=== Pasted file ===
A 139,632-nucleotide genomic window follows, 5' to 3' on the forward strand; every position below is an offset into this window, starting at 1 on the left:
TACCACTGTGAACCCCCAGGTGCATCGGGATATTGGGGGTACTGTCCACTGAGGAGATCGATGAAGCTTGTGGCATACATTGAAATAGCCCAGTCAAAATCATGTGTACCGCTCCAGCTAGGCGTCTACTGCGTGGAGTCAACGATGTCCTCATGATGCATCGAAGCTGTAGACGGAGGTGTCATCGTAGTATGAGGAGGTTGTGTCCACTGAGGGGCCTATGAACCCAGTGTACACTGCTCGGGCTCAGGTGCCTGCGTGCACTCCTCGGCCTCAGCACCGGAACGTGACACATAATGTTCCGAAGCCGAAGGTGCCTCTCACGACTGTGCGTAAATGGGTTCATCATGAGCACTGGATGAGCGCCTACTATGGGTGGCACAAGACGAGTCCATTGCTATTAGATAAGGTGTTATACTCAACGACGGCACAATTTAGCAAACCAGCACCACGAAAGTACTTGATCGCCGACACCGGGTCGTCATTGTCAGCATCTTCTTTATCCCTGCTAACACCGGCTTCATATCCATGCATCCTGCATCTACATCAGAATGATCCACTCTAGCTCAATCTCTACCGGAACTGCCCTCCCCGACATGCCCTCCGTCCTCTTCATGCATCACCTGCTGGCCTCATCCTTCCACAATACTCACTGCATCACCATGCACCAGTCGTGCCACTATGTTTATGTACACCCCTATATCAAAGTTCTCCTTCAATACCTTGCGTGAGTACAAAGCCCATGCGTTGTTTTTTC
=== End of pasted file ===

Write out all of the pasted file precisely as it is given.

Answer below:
A 139,632-nucleotide genomic window follows, 5' to 3' on the forward strand; every position below is an offset into this window, starting at 1 on the left:
TACCACTGTGAACCCCCAGGTGCATCGGGATATTGGGGGTACTGTCCACTGAGGAGATCGATGAAGCTTGTGGCATACATTGAAATAGCCCAGTCAAAATCATGTGTACCGCTCCAGCTAGGCGTCTACTGCGTGGAGTCAACGATGTCCTCATGATGCATCGAAGCTGTAGACGGAGGTGTCATCGTAGTATGAGGAGGTTGTGTCCACTGAGGGGCCTATGAACCCAGTGTACACTGCTCGGGCTCAGGTGCCTGCGTGCACTCCTCGGCCTCAGCACCGGAACGTGACACATAATGTTCCGAAGCCGAAGGTGCCTCTCACGACTGTGCGTAAATGGGTTCATCATGAGCACTGGATGAGCGCCTACTATGGGTGGCACAAGACGAGTCCATTGCTATTAGATAAGGTGTTATACTCAACGACGGCACAATTTAGCAAACCAGCACCACGAAAGTACTTGATCGCCGACACCGGGTCGTCATTGTCAGCATCTTCTTTATCCCTGCTAACACCGGCTTCATATCCATGCATCCTGCATCTACATCAGAATGATCCACTCTAGCTCAATCTCTACCGGAACTGCCCTCCCCGACATGCCCTCCGTCCTCTTCATGCATCACCTGCTGGCCTCATCCTTCCACAATACTCACTGCATCACCATGCACCAGTCGTGCCACTATGTTTATGTACACCCCTATATCAAAGTTCTCCTTCAATACCTTGCGTGAGTACAAAGCCCATGCGTTGTTTTTTC